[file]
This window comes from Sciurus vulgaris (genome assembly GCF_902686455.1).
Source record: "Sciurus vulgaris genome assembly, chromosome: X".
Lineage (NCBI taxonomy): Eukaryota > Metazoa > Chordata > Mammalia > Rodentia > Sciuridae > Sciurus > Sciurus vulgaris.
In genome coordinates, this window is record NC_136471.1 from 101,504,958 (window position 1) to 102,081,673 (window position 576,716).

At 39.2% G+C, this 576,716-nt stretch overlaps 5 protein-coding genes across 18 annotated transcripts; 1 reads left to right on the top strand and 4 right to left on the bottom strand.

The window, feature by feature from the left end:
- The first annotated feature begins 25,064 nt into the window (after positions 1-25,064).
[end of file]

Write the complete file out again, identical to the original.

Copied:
This window comes from Sciurus vulgaris (genome assembly GCF_902686455.1).
Source record: "Sciurus vulgaris genome assembly, chromosome: X".
Lineage (NCBI taxonomy): Eukaryota > Metazoa > Chordata > Mammalia > Rodentia > Sciuridae > Sciurus > Sciurus vulgaris.
In genome coordinates, this window is record NC_136471.1 from 101,504,958 (window position 1) to 102,081,673 (window position 576,716).

At 39.2% G+C, this 576,716-nt stretch overlaps 5 protein-coding genes across 18 annotated transcripts; 1 reads left to right on the top strand and 4 right to left on the bottom strand.

The window, feature by feature from the left end:
- The first annotated feature begins 25,064 nt into the window (after positions 1-25,064).